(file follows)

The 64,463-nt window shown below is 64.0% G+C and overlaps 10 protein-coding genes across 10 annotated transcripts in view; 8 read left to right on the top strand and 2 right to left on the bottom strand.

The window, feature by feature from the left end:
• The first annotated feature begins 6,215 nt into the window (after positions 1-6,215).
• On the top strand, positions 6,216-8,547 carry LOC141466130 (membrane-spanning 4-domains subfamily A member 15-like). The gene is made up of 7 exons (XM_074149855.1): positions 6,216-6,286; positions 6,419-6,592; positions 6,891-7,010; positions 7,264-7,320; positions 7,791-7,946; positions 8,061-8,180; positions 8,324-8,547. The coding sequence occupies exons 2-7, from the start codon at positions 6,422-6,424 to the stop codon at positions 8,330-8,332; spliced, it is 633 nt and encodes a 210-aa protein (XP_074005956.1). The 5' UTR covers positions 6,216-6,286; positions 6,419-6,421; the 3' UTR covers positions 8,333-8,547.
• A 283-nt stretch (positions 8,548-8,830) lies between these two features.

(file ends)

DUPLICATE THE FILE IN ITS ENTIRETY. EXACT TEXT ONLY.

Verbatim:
The 64,463-nt window shown below is 64.0% G+C and overlaps 10 protein-coding genes across 10 annotated transcripts in view; 8 read left to right on the top strand and 2 right to left on the bottom strand.

The window, feature by feature from the left end:
• The first annotated feature begins 6,215 nt into the window (after positions 1-6,215).
• On the top strand, positions 6,216-8,547 carry LOC141466130 (membrane-spanning 4-domains subfamily A member 15-like). The gene is made up of 7 exons (XM_074149855.1): positions 6,216-6,286; positions 6,419-6,592; positions 6,891-7,010; positions 7,264-7,320; positions 7,791-7,946; positions 8,061-8,180; positions 8,324-8,547. The coding sequence occupies exons 2-7, from the start codon at positions 6,422-6,424 to the stop codon at positions 8,330-8,332; spliced, it is 633 nt and encodes a 210-aa protein (XP_074005956.1). The 5' UTR covers positions 6,216-6,286; positions 6,419-6,421; the 3' UTR covers positions 8,333-8,547.
• A 283-nt stretch (positions 8,548-8,830) lies between these two features.